Jennifer Lawrence is the titular mother who lives in an unfinished house with her rather intense husband, a writer (played by the ever-intimidating Javier Bardem) suffering from writer's block until he is visited by a fan and his wife. The latter couple, played by Ed Harris and Michelle Pfeiffer, show up randomly one day as Lawrence's character becomes increasingly suspicious of their bizarre behaviour and nervous about their influence on her husband. "mother" isn't all that normal herself as she appears to be obsessed with fixing her house and spends pretty much all her time walking around looking confused by everything. You're never quite sure what this awkward dynamic between her and her much older husband is all about since they're rarely together and you see everything through the wife's eyes. Mother! has been described as a horror film but this might give you the wrong idea about what to expect: while there are some disturbing scenes throughout and the whole thing is shot like a horror film, it's not your typical jump-scare-fest and it's never actually scary.

In the same vein as some of Lars Von Trier's output (see Antichrist), mother! is a memorably, sometimes amusingly strange film with some shocking surreal moments. What starts off as just an exploration of jealousy, fandom and paranoia soon evolves (or devolves) into familiar yet surprising territory as elements from the Bible start to surface and you start to see the main characters are more than just some weird couple that random stuff keeps happening to. This turns out to be one big allegory touching on various aspects of religion and mythology while also presenting a grim satire of celebrity, life and death. There's a lot to decipher here and, in fact, this is the best aspect of this movie: long after the credits roll, you'll be thinking about everything you just saw and you'll start to unpack its madness bit by bit. Aronofsky has been criticised for mixing perhaps too many ingredients in this movie and including one particularly violent and unpleasant scene. Having the film get to the point a bit quicker, admittedly, might have improved it a bit and the aforementioned graphic scene could have easily been toned down but mother! remains an effective piece of cinema.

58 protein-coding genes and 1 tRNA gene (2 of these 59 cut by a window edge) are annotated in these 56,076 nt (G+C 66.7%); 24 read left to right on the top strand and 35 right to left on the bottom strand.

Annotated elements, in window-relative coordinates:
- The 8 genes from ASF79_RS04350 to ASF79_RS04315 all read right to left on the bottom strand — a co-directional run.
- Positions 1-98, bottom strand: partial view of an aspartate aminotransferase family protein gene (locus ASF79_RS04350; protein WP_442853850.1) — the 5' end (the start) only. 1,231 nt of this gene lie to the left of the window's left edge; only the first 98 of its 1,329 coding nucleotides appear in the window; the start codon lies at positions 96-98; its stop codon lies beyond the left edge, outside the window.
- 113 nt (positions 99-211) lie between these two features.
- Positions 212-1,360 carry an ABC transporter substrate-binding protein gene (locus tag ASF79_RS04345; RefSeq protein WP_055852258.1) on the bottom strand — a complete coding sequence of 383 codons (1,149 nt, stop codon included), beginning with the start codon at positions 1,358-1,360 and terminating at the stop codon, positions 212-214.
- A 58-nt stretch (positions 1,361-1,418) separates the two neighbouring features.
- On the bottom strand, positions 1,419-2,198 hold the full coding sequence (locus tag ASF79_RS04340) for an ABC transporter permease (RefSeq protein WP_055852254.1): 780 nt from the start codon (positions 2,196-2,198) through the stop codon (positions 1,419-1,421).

While some will undoubtedly be put off by its edgier and crazier ideas, it's hard to deny that this movie is an unforgettable experience that's well worth putting yourself through. It's a cinematic experiment that's shaky, over-the-top and silly at times but always fascinating and, overall, it's a unique oddity you'll probably hate and love all at the same time.

Not for everyone.



A relatively short Star Wars: The Last Jedi discussion.


After re-imagining Sherlock Holmes his own way, Guy Ritchie recently turned his attention to the Arthurian legends and delivered King Arthur: Legend Of The Sword. Due to a ridiculous budget that didn't translate to much on screen, the film was a box-office flop and was mostly panned critically.

The film opens with a scene in which Uther Pendragon (Eric Bana) takes on giant elephants in an over-the-top sequence that would fit quite well in a Lord Of The Rings movie. This could set the tone for a proudly ridiculous, action-packed epic but, while it is indeed shamelessly silly, it's not exactly the thrilling actioner you'd expect. Parts of the film are over-stylised, bloated and full of giant CGI creatures, other parts feel bare and not unlike a relatively low-budget effort like Centurion or an Uwe Boll movie. But it's the sub-par writing that really prevents this King Arthur film from being the fun roller-coaster ride it wanted to be. The masterful Excalibur understood the importance of creating a certain atmosphere to tell these stories of magic, romance, tragedy and heroism. This movie wants to be a Robin Hood-style origin story that deals with the legends in a more realistic way but it also wants to be a goofy fantasy epic and that just doesn't work, especially when your film lacks visual flair, mood and characters you actually care about or at least recognize from the iconic stories.

Charlie Hunnam could have made a good Arthur but he is not given anything to work with, none of the cast are. Jude Law does stand out as the villain but only because he over-compensates for an under-written script by hamming it up constantly. The film fails to build any sort of pace or urgency as it repeats the same few scenes over and over again: the heroes plan something, this is intercut with a montage of what happens next, then a poorly edited fight scene and an anti-climactic resolution. This goes on for over two hours and it gets repetitive fast. Guy Ritchie knows how to put together a decent montage and he knows how to make a scene look good but you'd never know it here. By being over-ambitious and expecting this to turn into a full-on King Arthur franchise, the film is mostly filler setting up a potentially more interesting sequel as Merlin is teased throughout and Arthur fails to master Excalibur's Thor-like powers until the end. Parts of the film are amusing due to how silly they are and some brief sequences look cool but you'll find it tough to enjoy much more than that.

To say that Legend Of The Sword is a missed opportunity would be an understatement. It's easy to imagine a typically over-the-top King Arthur movie directed by Guy Ritchie that's low on accuracy and brains but high on sheer popcorn entertainment. Sadly, you'll have to keep on imagining all that as this is an underwhelming flop with an uneven tone, a serious lack of fun and very little substance.